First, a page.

Traditional dwellings in Sri Lanka are covered with roofs of woven coconut leaves. To be pliable, tough, and lasting, the leaves must be soaked in water for a whole day before being woven. L.K.G. Hansika Madumali, an employee at the Tzu Chi Hambantota office, took on the task of soaking and weaving the coconut thatch. She asked her mother and sister to help too. Word of the project got around, and it wasn't long before more than ten other volunteers gathered at Madumali's home to help with the weaving. Once they started, they worked as quickly and efficiently as possible, from dawn to dusk.
R.G. Wimalawathee was among those who helped with the weaving, even though she was not physically with the group at Madumali's home. It was too difficult for Wimalawathee to leave her own house to help; her legs had been badly injured in the great tsunami of 2004, and she was confined to a wheelchair. But as a resident of the Great Love village, she wanted to help others as a way to show her gratitude for what had been done for her. Tzu Chi volunteers delivered coconut leaves to her house for her to weave, and she helped from there.
On November 12, volunteers bearing the woven coconut thatch arrived at Charlis's hut. Even his son and daughter were on hand to help. Everyone was ready to start replacing the roof, until a volunteer examined the walls and windows. The volunteer, who was well versed in this line of work, informed the rest of the group that it wasn't just the roof that needed fixing—it was the whole structure, the walls and the windows too.
With so much of the old hut needing repair or replacement, the group decided to forego the repairs on the roof. Instead they decided to build a new mud house for the old couple.
Mud houses have long been traditional dwellings in Sri Lanka and are still widely in use. They are well-suited for the dry, hot climate of this tropical island nation. The low heat conductivity of mud allows the interior to stay cool, even under scorching sun. Furthermore, the building materials for mud houses are readily available for little cost, if not entirely free. The structures are made mostly of mud, tree trunks, and coconut leaves—raw materials that are abundant on the island. Thus, mud houses are cheap to build. In stark contrast, building a house using other types of materials, such as wood or brick, might cost 100,000 rupees (US$900) or more.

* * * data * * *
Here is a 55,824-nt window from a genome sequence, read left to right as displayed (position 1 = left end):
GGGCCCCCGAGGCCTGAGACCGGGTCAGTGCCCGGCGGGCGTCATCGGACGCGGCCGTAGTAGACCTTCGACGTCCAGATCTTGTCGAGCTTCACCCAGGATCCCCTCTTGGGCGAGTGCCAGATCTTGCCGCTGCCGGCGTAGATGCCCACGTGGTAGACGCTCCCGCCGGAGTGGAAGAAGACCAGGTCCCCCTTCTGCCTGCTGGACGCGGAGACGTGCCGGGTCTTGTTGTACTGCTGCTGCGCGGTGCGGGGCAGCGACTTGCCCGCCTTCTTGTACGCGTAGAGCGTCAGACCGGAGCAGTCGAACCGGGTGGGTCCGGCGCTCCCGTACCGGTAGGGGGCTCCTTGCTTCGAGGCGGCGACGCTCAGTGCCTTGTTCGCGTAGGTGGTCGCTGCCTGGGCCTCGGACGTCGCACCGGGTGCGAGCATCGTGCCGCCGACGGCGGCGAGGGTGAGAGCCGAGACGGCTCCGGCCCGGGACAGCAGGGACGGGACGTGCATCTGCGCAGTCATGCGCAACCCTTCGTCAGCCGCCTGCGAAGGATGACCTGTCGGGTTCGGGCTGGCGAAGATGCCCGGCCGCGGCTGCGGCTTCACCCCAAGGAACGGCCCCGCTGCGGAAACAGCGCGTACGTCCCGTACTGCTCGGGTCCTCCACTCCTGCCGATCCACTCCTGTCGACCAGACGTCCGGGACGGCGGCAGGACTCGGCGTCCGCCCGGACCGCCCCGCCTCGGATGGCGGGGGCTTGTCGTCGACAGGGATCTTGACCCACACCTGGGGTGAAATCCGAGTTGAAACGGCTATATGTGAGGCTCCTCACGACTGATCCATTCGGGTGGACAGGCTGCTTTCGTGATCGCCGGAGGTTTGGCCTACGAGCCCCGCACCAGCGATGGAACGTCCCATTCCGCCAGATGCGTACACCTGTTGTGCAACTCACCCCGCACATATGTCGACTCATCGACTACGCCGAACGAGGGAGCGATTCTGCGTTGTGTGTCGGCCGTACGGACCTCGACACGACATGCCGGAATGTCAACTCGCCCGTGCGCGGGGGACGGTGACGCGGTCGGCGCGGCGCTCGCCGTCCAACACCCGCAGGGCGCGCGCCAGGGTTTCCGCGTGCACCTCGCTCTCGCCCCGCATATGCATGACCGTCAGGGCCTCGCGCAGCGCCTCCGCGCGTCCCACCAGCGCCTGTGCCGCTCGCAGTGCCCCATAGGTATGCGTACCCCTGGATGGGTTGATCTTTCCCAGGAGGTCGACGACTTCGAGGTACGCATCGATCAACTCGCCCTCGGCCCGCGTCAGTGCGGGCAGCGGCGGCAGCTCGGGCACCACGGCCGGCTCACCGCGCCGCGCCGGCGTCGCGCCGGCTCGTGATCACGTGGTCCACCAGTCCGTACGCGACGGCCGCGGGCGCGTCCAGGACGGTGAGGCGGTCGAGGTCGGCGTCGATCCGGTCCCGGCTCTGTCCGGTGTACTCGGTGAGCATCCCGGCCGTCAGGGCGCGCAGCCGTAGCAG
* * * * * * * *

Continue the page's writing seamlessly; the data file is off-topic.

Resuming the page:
Another reason to build a mud house is that it isn't very complicated. All it really takes are some willing hands and a few simple tools. The Tzu Chi volunteers were able and willing to supply those items, and so they began to plan for the construction of the new home.
A monk first led the group in prayer, and then the construction project got underway. The first order of business was to secure the beams and posts for the home. The volunteers went into the woods and picked out suitable trees, chopped them down, and trimmed off the unneeded leaves and branches. When they were done, they carried the beams and columns back to Charlis's place. This task required quite a bit of physical labor and took them the whole of the first day to complete.